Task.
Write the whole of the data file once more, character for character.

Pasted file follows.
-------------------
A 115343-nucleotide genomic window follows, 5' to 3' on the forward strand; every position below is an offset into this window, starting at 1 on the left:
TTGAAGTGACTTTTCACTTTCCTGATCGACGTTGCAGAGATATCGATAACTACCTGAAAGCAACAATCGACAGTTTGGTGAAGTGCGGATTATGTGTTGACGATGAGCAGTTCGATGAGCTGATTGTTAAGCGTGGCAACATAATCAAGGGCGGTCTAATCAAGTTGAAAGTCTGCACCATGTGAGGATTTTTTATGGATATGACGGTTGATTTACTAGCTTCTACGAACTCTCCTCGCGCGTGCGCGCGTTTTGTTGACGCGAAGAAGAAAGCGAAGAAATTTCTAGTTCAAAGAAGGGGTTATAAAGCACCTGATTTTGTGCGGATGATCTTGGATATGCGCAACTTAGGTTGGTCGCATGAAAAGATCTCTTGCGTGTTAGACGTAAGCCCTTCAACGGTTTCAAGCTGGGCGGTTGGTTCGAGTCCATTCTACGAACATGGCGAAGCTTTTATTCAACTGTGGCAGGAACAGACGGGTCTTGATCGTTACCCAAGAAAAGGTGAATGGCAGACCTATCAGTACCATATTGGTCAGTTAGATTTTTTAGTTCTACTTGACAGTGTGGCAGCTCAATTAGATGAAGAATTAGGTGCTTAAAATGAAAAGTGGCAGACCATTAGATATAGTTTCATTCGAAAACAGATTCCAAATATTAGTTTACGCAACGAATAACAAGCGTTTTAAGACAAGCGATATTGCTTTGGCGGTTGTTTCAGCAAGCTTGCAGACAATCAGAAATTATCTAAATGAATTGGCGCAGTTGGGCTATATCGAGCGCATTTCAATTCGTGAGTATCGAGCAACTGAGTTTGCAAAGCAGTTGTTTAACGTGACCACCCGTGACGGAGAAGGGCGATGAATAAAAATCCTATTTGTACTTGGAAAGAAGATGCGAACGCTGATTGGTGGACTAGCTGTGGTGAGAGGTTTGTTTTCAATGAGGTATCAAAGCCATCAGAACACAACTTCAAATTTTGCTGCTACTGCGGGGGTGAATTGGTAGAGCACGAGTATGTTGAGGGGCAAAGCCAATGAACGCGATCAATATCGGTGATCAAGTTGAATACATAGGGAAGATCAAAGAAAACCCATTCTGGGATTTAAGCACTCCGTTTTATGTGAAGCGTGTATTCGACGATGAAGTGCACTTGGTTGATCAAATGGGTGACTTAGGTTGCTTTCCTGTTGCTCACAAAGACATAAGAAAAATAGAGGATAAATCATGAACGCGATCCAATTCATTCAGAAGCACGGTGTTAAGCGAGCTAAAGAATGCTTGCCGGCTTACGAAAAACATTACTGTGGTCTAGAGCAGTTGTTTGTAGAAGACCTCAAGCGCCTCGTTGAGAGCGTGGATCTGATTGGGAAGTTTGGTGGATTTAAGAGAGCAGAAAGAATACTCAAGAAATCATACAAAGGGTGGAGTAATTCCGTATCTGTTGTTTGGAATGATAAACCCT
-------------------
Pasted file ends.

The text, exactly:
A 115343-nucleotide genomic window follows, 5' to 3' on the forward strand; every position below is an offset into this window, starting at 1 on the left:
TTGAAGTGACTTTTCACTTTCCTGATCGACGTTGCAGAGATATCGATAACTACCTGAAAGCAACAATCGACAGTTTGGTGAAGTGCGGATTATGTGTTGACGATGAGCAGTTCGATGAGCTGATTGTTAAGCGTGGCAACATAATCAAGGGCGGTCTAATCAAGTTGAAAGTCTGCACCATGTGAGGATTTTTTATGGATATGACGGTTGATTTACTAGCTTCTACGAACTCTCCTCGCGCGTGCGCGCGTTTTGTTGACGCGAAGAAGAAAGCGAAGAAATTTCTAGTTCAAAGAAGGGGTTATAAAGCACCTGATTTTGTGCGGATGATCTTGGATATGCGCAACTTAGGTTGGTCGCATGAAAAGATCTCTTGCGTGTTAGACGTAAGCCCTTCAACGGTTTCAAGCTGGGCGGTTGGTTCGAGTCCATTCTACGAACATGGCGAAGCTTTTATTCAACTGTGGCAGGAACAGACGGGTCTTGATCGTTACCCAAGAAAAGGTGAATGGCAGACCTATCAGTACCATATTGGTCAGTTAGATTTTTTAGTTCTACTTGACAGTGTGGCAGCTCAATTAGATGAAGAATTAGGTGCTTAAAATGAAAAGTGGCAGACCATTAGATATAGTTTCATTCGAAAACAGATTCCAAATATTAGTTTACGCAACGAATAACAAGCGTTTTAAGACAAGCGATATTGCTTTGGCGGTTGTTTCAGCAAGCTTGCAGACAATCAGAAATTATCTAAATGAATTGGCGCAGTTGGGCTATATCGAGCGCATTTCAATTCGTGAGTATCGAGCAACTGAGTTTGCAAAGCAGTTGTTTAACGTGACCACCCGTGACGGAGAAGGGCGATGAATAAAAATCCTATTTGTACTTGGAAAGAAGATGCGAACGCTGATTGGTGGACTAGCTGTGGTGAGAGGTTTGTTTTCAATGAGGTATCAAAGCCATCAGAACACAACTTCAAATTTTGCTGCTACTGCGGGGGTGAATTGGTAGAGCACGAGTATGTTGAGGGGCAAAGCCAATGAACGCGATCAATATCGGTGATCAAGTTGAATACATAGGGAAGATCAAAGAAAACCCATTCTGGGATTTAAGCACTCCGTTTTATGTGAAGCGTGTATTCGACGATGAAGTGCACTTGGTTGATCAAATGGGTGACTTAGGTTGCTTTCCTGTTGCTCACAAAGACATAAGAAAAATAGAGGATAAATCATGAACGCGATCCAATTCATTCAGAAGCACGGTGTTAAGCGAGCTAAAGAATGCTTGCCGGCTTACGAAAAACATTACTGTGGTCTAGAGCAGTTGTTTGTAGAAGACCTCAAGCGCCTCGTTGAGAGCGTGGATCTGATTGGGAAGTTTGGTGGATTTAAGAGAGCAGAAAGAATACTCAAGAAATCATACAAAGGGTGGAGTAATTCCGTATCTGTTGTTTGGAATGATAAACCCT